If a parent fails to make one or more child support payments, the court could issue a warrant for their arrest. The warrant can be civil or criminal.

  • Civil warrants are issued when a parent fails to comply with a child support order. Failure to pay child support is considered contempt of court. Civil warrants can result in the parent being fined or sentenced to less than a year in jail, sometimes both.
  • Criminal warrants are issued when child support payments haven’t been made for an extended period and the parent is significantly behind in support payments. A criminal warrant can be issued regardless of where the parent resides in the U.S. Criminal warrants can result in fines, a year or more in jail, and sometimes both.

Other Consequences for Failing to Pay Child Support in California

Along with a warrant being issued, there are other legal consequences for failing to make timely child support payments in California. Here are some other consequences non-compliant parents may face.

  • Wage GarnishmentsThe Family Support Act of 1988 allows for the garnishment of wages of the non-compliant parent.
  • Health Insurance — If the noncustodial parent is responsible for paying health insurance for their children, the amount they owe for insurance may be deducted from their wages.
  • Property Lien — Liens can be placed on the noncustodial parent’s home, property, bank accounts, or retirement accounts.
  • Denied Tax Refund — If back child support is owed, the amount the non-compliant parent would have received as a tax refund will be used to catch up on their child support payments.
  • Driver’s License Suspension — A parent behind on child support payments faces a driver’s license suspension. To have their license reinstated, they must set up a payment plan.
  • Boating and Hunting License Suspension — If these licenses are lost, they will be reinstated without a suitable payment plan.
  • Professional License Suspension — When this occurs, it can make it even more difficult for the parent to make child support payments consistently.
  • Passport Revocation—A parent who owes child support may try to flee the country to avoid paying. The government can legally revoke their passport. This can also negatively affect their immigration status.
  • Credit Score Implications — When you fail to pay child support, the child support agency can report this to the credit bureaus. This can negatively affect your credit score, making it difficult to obtain credit.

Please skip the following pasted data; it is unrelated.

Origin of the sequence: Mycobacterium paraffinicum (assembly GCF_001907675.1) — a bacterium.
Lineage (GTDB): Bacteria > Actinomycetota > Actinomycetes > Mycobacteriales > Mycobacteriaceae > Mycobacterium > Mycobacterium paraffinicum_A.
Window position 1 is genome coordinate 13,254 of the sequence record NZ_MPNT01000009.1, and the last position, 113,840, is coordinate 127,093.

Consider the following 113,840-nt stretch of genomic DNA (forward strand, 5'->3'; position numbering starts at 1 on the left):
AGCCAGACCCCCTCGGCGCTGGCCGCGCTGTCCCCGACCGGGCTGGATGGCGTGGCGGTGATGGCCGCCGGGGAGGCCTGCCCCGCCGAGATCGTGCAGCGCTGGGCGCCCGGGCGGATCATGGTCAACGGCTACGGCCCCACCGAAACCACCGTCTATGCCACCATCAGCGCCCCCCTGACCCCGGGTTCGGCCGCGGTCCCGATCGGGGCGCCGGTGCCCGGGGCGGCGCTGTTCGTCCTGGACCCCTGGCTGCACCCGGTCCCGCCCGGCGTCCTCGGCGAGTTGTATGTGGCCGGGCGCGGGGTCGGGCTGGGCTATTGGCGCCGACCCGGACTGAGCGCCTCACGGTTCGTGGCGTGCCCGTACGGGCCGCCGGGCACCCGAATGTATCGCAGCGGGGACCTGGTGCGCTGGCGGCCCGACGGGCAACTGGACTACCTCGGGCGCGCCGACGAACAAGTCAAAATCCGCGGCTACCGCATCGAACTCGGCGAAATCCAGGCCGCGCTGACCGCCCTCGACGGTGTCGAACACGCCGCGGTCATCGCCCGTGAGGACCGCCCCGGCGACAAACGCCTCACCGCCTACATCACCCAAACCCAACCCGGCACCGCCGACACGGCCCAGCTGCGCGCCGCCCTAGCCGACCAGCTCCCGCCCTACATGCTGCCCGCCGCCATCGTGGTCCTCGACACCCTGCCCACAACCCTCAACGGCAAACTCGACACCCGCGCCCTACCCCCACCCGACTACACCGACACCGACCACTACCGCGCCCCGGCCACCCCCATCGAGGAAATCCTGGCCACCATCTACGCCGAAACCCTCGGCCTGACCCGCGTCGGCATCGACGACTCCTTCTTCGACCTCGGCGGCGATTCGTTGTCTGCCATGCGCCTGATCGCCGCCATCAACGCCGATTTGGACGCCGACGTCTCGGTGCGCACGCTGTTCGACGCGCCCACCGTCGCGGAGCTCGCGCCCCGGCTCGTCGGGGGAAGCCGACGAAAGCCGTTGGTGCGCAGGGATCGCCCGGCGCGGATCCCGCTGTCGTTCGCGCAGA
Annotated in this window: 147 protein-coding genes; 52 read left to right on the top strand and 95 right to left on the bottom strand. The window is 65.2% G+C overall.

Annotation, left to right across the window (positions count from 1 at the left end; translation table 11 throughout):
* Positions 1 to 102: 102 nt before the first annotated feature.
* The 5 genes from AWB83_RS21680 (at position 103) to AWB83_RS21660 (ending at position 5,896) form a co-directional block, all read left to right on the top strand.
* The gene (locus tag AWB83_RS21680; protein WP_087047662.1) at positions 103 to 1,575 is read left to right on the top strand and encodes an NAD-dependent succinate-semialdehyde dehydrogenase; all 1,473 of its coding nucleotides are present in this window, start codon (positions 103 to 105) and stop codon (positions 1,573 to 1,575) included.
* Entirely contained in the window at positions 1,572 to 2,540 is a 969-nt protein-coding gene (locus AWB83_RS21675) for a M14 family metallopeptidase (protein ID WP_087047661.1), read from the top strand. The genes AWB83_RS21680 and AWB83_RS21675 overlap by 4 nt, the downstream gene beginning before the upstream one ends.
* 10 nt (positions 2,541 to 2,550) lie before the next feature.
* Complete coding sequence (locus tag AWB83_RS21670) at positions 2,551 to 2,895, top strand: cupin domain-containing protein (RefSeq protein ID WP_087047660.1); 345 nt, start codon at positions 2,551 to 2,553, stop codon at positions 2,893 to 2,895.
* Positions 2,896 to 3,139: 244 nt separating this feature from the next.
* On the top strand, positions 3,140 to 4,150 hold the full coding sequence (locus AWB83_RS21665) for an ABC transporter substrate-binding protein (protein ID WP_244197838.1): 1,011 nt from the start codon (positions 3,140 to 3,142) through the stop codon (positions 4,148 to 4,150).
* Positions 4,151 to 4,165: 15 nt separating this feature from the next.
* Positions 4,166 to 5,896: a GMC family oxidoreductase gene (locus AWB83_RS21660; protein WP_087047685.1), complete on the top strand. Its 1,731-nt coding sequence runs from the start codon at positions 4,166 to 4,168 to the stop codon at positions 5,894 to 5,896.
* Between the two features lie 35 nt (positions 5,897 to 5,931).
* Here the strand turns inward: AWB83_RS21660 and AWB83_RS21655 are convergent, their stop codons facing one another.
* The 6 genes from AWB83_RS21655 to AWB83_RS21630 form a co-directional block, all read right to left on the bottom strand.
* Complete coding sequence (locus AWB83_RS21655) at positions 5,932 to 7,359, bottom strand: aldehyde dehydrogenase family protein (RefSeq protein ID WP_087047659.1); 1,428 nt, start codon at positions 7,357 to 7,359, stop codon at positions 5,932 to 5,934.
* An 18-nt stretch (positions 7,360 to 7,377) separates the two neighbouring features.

Child Support Order Modifications

Circumstances change, but failing to make court-ordered support payments isn’t the best approach if you struggle to make child support payments. Instead, you can petition the court for a modification. However, it’s essential to understand that the court doesn’t have to rule in your favor.

Typically, the court will only order a modification once qualifying circumstances exist. Some of these circumstances include:

  • Job loss
  • Disability
  • A significant decrease (or increase) in income
  • A new child, you have to support
  • Changes in physical custody

The only way to avoid presenting a material change in circumstances is if you and the custodial parent agree to modify the child support order. The other way to avoid having to show a change in circumstances is if the amount of your support order is below the state guidelines amount.

Not Receiving the Child Support Payments Owed to You? Azemika & Azemika Can Help

Failing to pay child support not only has legal penalties but also affects your children. Parents must prioritize their children’s welfare and honor their financial responsibilities. By fulfilling child support obligations, you can ensure that you uphold the law and contribute to their family’s stability, resilience, and success.

At Azemika & Azemika, our experienced partners understand the complexities of California’s child support laws and are dedicated to advocating for the rights of custodial parents. We will work tirelessly to ensure you receive the financial support you and your children are entitled to.

If you are still waiting to receive the child support payments owed to you, we can help. Contact us today for a consultation.